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    Harp Strings

    CLICK HERE to order strings for a Musicmakers Harp.

    If you don't have a Musicmakers harp, follow the instructions below. A good place to start would be the "Start Here" tab.

    Start Here

    The best thing to do is to order your strings directly from the harp maker.

    If that is not possible you may be able to order a suitable replacement from us but you'll need to do a little bit of research. Follow our instructions and you should be able to order a string from us that will work.

    Most folk, lever, or celtic harps will have two types of strings:

    1. Composite or wound strings (usually used only in the lowest five to ten strings)
    2. Monofliment nylon strings (used for the remaining strings)

    Note: Some harps do use gut strings. We don't stock gut strings. It is safe to substitute a nylon string for gut but substituting gut for nylon is generally not recommended without first consulting the harp maker.

    To order a replacement nylon string - you'll need to know the note. Click on the note tab to figure out the correct note then click the Replacement Nylon Harp Strings product below.

    To order a replacement wound string - you'll need a bit more info. Click on the Wound Strings tab above and follow the instructions.

    Wound Strings

    Wound strings are custom made for specific harps. If you need to replace a wound string for your harp, it is always best to purchase the string directly from the maker.

    If that is not possible, however, Musicmakers may be able to provide you with a wound string that will work. Please follow the instructions below carefully before purchasing a replacement wound string. Careful reading and accurate information will help you choose the correct string. We cannot provide refunds for wound strings.

    You need to know three pieces of information to order a suitable replacement wound string for your harp -

    1. The Musical Note
    2. The Vibrating Length (VL)
    3. The Composition

    This information is often found on the string chart. If don't have a string chart, you'll need to make one. Print this blank string chart and fill it out for your harp. Use the info on the Note, Vibrating Lenth, and Composition tabs to help you fill out the form.

    Once you've collected this information, scroll down, click on the string for your note and use the drop down selector to find the closest match for the vibrating length and composition.


    Study the picture below. The harp shows five octaves, 36 strings, with a range of C2 to C7. Each string on the harp corresponds to a white key on the piano keyboard.

    We use Scientific Pitch Notation to identify the octaves. Middle C is C4. The octave numbers change every C. So the C one octave above Middle C would be C5. Study the keyboard and this should make sense.

    Correctly identify one note on your harp and then you can extrapolate to figure out the rest of the notes. Many free tuner apps will display the octave number next to the note so you could start there. If you don't have that type of app on your phone, here is a sound file that plays Middle C (C4).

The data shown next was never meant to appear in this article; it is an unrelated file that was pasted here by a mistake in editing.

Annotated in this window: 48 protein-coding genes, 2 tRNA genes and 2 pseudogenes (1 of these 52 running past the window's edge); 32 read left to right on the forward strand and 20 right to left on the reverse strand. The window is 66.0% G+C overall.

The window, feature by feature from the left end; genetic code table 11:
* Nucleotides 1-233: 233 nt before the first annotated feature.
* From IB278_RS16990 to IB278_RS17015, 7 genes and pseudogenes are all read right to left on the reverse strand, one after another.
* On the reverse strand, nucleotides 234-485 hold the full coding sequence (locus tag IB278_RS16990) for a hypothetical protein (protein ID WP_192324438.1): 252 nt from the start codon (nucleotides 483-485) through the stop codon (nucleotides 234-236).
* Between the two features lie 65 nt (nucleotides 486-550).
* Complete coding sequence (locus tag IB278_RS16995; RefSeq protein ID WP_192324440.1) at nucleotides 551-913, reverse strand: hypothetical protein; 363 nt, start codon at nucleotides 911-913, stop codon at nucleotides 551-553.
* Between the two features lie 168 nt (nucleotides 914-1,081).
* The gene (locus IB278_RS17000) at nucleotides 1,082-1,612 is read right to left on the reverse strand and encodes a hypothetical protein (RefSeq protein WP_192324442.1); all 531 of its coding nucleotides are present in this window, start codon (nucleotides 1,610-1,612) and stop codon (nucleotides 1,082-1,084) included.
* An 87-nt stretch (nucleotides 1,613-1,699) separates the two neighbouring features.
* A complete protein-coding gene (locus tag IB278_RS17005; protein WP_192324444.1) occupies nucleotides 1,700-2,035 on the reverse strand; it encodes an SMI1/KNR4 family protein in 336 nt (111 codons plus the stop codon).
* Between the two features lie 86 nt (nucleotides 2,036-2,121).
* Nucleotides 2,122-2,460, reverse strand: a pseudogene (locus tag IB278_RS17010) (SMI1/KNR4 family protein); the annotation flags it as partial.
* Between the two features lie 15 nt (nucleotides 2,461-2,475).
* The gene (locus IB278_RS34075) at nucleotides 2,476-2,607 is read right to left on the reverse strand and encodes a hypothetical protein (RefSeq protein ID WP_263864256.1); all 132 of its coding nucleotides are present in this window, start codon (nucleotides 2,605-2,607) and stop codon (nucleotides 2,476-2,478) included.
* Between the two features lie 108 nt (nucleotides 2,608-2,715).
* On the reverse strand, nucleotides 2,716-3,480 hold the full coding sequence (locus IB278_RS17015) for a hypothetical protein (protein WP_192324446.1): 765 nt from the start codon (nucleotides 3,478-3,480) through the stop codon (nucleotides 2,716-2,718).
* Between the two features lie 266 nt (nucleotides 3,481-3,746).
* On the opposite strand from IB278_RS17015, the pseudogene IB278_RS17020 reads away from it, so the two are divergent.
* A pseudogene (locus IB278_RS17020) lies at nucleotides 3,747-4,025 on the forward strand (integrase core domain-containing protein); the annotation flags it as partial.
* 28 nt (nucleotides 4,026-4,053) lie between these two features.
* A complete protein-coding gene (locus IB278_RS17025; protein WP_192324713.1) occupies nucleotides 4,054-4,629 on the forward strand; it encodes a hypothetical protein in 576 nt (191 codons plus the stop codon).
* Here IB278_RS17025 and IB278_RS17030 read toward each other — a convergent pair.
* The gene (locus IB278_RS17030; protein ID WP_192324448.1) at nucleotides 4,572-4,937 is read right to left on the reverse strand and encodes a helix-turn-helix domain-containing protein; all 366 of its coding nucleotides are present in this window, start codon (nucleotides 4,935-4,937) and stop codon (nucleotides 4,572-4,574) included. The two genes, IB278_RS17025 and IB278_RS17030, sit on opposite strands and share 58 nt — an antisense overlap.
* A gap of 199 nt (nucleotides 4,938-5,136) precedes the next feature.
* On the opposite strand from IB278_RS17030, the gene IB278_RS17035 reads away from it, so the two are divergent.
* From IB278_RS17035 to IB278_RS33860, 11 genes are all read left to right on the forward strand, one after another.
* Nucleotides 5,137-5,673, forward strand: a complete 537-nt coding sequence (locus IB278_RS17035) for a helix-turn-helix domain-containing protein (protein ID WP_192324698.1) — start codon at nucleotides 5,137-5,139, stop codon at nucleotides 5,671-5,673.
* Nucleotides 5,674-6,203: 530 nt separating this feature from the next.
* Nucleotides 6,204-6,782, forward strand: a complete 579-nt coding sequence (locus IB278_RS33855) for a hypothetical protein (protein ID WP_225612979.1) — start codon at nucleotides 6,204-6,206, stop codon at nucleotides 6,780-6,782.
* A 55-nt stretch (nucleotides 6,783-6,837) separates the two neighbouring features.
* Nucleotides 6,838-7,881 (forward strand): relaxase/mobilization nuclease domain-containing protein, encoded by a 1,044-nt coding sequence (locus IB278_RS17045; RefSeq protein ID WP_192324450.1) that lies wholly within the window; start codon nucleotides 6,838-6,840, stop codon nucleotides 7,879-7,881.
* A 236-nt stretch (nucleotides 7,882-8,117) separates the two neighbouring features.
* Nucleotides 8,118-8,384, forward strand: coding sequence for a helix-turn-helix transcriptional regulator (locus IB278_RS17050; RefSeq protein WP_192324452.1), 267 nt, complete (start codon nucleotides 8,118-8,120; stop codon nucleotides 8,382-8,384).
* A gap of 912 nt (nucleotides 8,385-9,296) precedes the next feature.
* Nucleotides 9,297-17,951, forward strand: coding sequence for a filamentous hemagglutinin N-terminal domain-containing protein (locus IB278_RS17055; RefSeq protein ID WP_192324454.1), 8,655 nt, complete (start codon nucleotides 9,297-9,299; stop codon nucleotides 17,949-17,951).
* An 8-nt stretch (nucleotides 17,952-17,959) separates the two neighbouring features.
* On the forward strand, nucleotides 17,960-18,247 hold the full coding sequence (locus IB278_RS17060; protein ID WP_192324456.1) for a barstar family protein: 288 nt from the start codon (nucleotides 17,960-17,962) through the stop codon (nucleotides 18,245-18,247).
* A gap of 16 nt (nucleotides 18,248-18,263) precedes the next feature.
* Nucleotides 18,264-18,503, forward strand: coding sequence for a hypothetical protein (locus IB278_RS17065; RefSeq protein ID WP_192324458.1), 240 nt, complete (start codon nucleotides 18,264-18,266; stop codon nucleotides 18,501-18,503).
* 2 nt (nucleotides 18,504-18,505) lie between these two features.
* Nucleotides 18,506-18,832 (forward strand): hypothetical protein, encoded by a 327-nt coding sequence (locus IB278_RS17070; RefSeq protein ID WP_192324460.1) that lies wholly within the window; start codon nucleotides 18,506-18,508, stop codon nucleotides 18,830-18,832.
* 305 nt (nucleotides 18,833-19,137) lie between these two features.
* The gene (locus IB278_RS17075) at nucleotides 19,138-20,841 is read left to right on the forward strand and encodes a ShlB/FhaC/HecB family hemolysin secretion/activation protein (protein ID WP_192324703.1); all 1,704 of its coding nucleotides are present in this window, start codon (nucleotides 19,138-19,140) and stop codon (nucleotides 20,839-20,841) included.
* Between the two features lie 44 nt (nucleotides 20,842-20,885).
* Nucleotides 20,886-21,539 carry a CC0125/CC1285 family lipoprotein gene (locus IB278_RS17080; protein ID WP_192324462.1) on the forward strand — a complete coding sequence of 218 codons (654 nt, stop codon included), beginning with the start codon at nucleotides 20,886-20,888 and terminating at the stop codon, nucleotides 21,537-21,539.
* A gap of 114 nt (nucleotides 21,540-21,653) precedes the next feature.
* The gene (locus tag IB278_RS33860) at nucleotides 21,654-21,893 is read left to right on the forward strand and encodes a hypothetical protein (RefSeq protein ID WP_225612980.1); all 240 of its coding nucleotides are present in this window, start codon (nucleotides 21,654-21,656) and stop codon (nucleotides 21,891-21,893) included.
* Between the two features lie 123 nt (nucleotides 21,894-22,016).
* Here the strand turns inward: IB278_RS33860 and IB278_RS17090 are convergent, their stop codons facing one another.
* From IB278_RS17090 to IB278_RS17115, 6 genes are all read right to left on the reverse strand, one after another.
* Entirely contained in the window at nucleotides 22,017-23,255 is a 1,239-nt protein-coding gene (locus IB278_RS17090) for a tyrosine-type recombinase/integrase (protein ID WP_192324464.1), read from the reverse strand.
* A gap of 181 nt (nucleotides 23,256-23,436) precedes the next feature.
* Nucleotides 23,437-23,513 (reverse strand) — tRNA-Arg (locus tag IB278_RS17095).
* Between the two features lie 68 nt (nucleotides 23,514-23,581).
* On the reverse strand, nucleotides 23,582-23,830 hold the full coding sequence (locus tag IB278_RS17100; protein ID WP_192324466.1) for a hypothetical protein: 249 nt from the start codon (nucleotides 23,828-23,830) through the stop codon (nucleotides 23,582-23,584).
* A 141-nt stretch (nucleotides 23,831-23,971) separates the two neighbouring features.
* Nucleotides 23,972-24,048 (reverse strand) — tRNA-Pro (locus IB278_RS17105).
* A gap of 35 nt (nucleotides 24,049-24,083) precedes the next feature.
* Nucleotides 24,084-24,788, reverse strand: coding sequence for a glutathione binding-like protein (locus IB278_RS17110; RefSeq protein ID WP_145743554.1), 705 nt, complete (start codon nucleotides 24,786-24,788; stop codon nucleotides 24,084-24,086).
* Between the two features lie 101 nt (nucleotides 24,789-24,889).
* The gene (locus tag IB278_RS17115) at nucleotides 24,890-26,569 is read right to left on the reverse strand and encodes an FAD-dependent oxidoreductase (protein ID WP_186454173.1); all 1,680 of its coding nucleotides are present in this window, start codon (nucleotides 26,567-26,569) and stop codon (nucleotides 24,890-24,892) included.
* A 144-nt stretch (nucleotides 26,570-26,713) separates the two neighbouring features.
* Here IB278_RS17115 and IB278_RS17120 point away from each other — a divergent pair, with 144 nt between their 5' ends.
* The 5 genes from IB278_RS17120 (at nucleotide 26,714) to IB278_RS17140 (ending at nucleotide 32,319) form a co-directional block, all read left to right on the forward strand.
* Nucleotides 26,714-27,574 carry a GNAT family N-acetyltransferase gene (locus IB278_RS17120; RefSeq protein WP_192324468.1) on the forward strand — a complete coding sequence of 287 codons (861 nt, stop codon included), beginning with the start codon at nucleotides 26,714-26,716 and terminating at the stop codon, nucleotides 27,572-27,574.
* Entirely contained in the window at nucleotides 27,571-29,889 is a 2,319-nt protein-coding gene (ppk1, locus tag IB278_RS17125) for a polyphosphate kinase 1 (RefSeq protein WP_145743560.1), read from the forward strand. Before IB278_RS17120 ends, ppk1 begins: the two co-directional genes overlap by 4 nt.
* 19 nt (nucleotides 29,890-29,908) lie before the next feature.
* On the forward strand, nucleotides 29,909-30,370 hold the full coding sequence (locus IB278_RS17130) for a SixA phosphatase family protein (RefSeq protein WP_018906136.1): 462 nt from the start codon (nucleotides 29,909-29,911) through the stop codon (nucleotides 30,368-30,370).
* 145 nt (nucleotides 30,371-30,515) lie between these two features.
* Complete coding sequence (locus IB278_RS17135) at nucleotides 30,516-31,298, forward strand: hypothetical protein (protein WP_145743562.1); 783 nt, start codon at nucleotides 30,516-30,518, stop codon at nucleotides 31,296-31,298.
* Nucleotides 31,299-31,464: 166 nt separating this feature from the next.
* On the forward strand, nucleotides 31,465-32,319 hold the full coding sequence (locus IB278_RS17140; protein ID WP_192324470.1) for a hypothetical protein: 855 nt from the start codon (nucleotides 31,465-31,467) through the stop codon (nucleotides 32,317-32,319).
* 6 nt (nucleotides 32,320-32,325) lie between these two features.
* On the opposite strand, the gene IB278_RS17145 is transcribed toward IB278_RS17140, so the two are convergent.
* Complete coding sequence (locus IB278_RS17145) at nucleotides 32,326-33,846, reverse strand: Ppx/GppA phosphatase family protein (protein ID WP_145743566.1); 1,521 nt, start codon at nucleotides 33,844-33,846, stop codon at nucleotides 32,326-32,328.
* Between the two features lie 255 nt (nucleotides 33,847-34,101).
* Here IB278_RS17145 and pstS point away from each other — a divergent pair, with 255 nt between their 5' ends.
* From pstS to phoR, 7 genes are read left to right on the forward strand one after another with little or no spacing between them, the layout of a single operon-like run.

Play the sound file and pluck the C strings on your harp until you find the matching note. That is Middle C (C4). From there you can count up or down and identify the rest of your strings. Write down the Note name and octave number. (ex. D2)


    Vibrating Length

    Vibrating length. This is the length of string that is free to vibrate when plucked. For harps, this is usually the distance between where the string leaves the soundboard and where it first makes contact on the neck on the bridge pin. Measure the vibrating length in inches and write it down.


    There are three basic types of wound string compositions. Below is a picture of each type along with an explanation. Study the pictures and explanations and write down the composition of your string that needs to be replaced. If you are unable to identify the type of string, that is probably OK as long as you match the Vibrating Length and the Note.

    (SFB) Steel core with bronze wrap.

    These strings have steel core, surrounded by a fiber bedding, and finally a bronze wrap. The picture shows a C string so the wrap has been colored red.

    You'll notice that the windings or wrap extend all the way to the end of the strings. The bronze winding will hold its shape even if cut. If you were to unwrap some of the winding you would expose the plain steel core.

    (SFN) Steel core with Nylon wrap

    These strings have a plain steel core with nylon wrappings. You'll notice that the wrapping does not extend all the way to the end of the string, leaving the core exposed.. The nylon wrapping won't hold its shape and must be tied off below where the strings need to be cut. If you cut into the nylon wrapping, the entire wrapping will unwind and the string will be useless.

    (NN) Nylon core with nylon wrap.

    These strings have a nylon core and a nylon wrap. The nylon wrapping does not extend to the end of the string and must be tied off below where you will cut the string.. Do not cut into the wrapping on these strings.

    Prices for strings vary. You'll see the price when you add a string to your shopping cart.
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